• Supplier maintained inventory (pay as you use philosophy)
purchasing cycle step 4 5
Purchasing Cycle Step 4 & 5:

Issue PO’s and Follow-up

  • POs are legal offers to purchase
  • Purchasing must follow-up on open PO’s
    • Monitor past due PO’s and critical need components
  • Work with suppliers
  • Take corrective action
    • Expediting components, alternative supply sources, reschedule production, etc.
purchasing cycle step 6 7
Purchasing Cycle Step 6 & 7:

Receiving and Paying Suppliers

  • Reconcile PO’s and receivers
  • Correct damages, variance or discrepancies
  • Verify information for payment
    • PO number
    • Receiving report
    • Invoice
outsourcing
Outsourcing
  • Purchased items account for 60 to 70% of the cost of goods sold.
  • Outsourcing allows firms to focus on their core competencies.
    • Organizations outsource when they decide to purchase something they had been making in-house.
  • Typically handled by materials management function.

4

make or buy
Make or Buy
  • Current trend favors outsourcing all activities that do not directly represent or support core competencies.
  • Are there any dangers associated with aggressive outsourcing? What are the implications for JIT production?

5

purchasing inputs
Purchasing Inputs
  • Marketing
  • Engineering
  • Manufacturing
functional specifications
Functional Specifications
  • By Brand
  • By Specification
    • Physical and Chemical Characteristics
    • Materials & Methods of Manufacture
    • Performance
  • By Engineering Design
  • Miscellaneous
    • “Gimme one just like the last one”
good specifications
Good Specifications
  • Are not to tight or loose
  • Allow for multiple sources
  • Assign responsibility
supplier selection
Supplier Selection
  • Types of Sourcing
    • Sole Source
    • Multiple Source
    • Single Source
  • Select based on:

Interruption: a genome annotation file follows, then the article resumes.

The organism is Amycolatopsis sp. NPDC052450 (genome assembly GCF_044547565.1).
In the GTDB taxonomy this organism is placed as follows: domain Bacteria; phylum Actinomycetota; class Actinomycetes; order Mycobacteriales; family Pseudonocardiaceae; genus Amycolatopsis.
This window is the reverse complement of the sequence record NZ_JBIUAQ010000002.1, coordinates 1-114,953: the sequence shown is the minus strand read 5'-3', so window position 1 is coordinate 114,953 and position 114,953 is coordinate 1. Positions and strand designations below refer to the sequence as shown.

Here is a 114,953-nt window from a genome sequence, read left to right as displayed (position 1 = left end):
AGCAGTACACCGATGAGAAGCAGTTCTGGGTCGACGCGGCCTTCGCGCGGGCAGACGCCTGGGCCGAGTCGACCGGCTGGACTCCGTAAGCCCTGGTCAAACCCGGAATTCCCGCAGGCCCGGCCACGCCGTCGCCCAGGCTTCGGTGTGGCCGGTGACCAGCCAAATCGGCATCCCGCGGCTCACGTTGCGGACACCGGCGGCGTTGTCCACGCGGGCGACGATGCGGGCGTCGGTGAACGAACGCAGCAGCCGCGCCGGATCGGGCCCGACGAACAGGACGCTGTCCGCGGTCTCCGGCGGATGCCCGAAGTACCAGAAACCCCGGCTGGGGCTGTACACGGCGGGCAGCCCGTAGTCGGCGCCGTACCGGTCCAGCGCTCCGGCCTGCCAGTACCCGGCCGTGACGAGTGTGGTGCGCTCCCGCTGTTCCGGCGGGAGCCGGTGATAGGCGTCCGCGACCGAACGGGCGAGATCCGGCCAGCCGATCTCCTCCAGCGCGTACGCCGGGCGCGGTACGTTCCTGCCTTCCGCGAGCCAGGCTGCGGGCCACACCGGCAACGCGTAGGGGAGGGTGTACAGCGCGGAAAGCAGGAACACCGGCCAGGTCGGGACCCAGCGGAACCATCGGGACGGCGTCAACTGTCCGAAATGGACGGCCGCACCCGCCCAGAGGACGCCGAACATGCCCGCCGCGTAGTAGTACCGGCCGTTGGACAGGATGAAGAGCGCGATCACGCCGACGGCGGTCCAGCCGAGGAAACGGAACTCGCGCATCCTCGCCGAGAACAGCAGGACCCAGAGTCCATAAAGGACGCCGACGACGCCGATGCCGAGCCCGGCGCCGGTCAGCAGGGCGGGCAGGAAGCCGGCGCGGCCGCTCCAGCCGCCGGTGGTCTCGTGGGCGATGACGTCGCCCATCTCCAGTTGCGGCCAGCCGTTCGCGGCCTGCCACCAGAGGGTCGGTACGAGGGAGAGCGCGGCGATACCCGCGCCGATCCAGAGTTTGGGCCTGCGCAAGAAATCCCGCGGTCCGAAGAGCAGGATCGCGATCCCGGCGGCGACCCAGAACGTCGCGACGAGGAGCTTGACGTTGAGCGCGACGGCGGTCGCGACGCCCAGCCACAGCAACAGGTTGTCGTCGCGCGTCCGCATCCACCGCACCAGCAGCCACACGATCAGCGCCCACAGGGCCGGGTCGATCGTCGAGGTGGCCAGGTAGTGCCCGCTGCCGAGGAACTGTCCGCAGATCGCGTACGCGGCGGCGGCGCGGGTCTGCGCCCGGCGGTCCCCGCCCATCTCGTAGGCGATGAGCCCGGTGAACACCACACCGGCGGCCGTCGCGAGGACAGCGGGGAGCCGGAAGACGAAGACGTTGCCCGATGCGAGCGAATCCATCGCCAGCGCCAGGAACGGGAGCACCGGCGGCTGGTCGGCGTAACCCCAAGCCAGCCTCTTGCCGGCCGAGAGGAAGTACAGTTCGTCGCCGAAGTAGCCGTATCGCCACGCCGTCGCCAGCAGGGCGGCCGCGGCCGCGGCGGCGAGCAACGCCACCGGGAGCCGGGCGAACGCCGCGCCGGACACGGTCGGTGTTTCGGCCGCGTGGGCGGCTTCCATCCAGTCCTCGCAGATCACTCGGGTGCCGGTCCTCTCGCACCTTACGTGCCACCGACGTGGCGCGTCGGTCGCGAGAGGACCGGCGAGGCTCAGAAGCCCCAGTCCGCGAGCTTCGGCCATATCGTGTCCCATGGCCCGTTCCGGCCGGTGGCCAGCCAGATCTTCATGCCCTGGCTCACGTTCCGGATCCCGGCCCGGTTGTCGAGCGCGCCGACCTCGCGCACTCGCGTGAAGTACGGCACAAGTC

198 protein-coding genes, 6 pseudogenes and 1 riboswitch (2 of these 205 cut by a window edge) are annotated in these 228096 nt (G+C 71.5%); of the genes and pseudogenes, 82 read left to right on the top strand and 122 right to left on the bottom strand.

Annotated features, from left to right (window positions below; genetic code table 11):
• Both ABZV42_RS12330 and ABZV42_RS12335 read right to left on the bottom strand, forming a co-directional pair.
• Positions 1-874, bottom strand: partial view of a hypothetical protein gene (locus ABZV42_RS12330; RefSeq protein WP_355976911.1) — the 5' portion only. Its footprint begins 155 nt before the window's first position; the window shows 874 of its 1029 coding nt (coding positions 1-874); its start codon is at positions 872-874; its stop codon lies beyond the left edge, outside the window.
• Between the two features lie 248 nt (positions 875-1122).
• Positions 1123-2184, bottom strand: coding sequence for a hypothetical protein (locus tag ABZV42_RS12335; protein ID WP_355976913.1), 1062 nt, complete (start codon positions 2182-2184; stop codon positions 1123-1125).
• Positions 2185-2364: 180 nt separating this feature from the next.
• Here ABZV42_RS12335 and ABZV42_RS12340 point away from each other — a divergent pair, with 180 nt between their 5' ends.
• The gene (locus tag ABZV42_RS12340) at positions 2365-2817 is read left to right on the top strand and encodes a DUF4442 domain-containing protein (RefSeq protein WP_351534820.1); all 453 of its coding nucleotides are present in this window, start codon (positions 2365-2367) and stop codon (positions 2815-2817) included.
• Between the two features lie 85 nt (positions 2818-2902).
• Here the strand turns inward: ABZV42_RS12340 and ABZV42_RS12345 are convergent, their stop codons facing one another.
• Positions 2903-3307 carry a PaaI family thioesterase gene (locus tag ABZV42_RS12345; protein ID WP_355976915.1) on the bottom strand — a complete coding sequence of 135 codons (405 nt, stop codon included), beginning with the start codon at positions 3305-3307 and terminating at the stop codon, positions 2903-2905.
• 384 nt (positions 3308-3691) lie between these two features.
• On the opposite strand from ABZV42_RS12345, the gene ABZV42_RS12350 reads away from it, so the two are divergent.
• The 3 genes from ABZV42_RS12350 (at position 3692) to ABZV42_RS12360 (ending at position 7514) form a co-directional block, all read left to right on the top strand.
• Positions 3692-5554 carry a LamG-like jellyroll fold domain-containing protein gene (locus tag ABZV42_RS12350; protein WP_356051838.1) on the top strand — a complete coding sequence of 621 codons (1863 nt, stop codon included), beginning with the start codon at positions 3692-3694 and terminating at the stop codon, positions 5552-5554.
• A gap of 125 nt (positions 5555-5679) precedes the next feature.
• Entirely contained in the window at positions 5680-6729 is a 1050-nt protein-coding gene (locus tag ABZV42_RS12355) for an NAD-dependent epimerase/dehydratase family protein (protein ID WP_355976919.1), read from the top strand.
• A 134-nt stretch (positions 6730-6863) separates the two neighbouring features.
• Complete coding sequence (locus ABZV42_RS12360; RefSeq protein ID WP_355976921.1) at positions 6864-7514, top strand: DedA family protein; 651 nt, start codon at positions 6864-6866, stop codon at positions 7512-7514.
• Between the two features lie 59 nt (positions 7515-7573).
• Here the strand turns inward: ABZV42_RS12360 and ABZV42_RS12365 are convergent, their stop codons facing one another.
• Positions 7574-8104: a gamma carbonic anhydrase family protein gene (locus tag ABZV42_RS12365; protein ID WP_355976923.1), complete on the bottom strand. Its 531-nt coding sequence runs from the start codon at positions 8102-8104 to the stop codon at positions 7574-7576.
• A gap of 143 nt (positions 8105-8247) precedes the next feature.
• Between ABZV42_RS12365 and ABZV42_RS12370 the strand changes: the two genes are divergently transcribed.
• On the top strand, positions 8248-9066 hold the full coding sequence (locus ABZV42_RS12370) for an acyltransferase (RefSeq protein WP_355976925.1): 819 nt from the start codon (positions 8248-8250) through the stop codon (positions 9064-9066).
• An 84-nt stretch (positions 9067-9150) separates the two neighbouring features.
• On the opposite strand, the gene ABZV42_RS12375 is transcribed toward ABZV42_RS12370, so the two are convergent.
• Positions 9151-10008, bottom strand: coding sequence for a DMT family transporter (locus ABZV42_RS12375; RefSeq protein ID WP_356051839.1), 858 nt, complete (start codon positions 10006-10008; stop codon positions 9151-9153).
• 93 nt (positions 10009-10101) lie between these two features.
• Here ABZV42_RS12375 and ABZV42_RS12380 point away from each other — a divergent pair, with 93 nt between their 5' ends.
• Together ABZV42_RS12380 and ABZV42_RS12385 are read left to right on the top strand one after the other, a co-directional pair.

• Technical Ability
  • Mfg. Capability
  • Reliability
  • After sale service
  • Location
  • Price
four categories of product
Four Categories of Product
  • Commodities
  • Standard Products
  • Items of small value
  • Make to order items
purchasing anatomy
Purchasing Anatomy
  • Specifications
  • Supplier Selection
  • Price Determination
  • Negotiation

Procurement

Purchasing

  • Order Release
  • Schedule Delivery
  • Follow up

Schedule

and

Follow up

price determination
Price Determination

“you get what you paid for”

  • Fair Price- One that is competitive, gives the seller and buyer an opportunity for profit
  • Fixed Costs- Costs incurred without respect to sales volume
  • Variable Costs- Costs directly associated with sales volume (labor, material, etc.)
  • Breakeven Point- The convergence of profit and loss. . . financial equilibrium
break even example
Break-Even Example

Q:To make a particular component requires an overhead (fixed) cost of $5000 and a variable unit cost of $6.50/unit. What is the total cost and the average cost of producing a lot of 1000? If the selling price is $15/unit, what is the break-even point?

A: Total cost = fixed cost + (variable cost/unit)(# of units)

= $5000 + ($6.5 x 1000) = $11,500

Average cost = Total cost / # of units

= $11,500 / 1000 = $11.50/unit

Break-even point: Let X = # of units sold

$15X = $5000 + $6.5X

$8.5X = $5000

X = $5000 / $8.5 = 588.2 units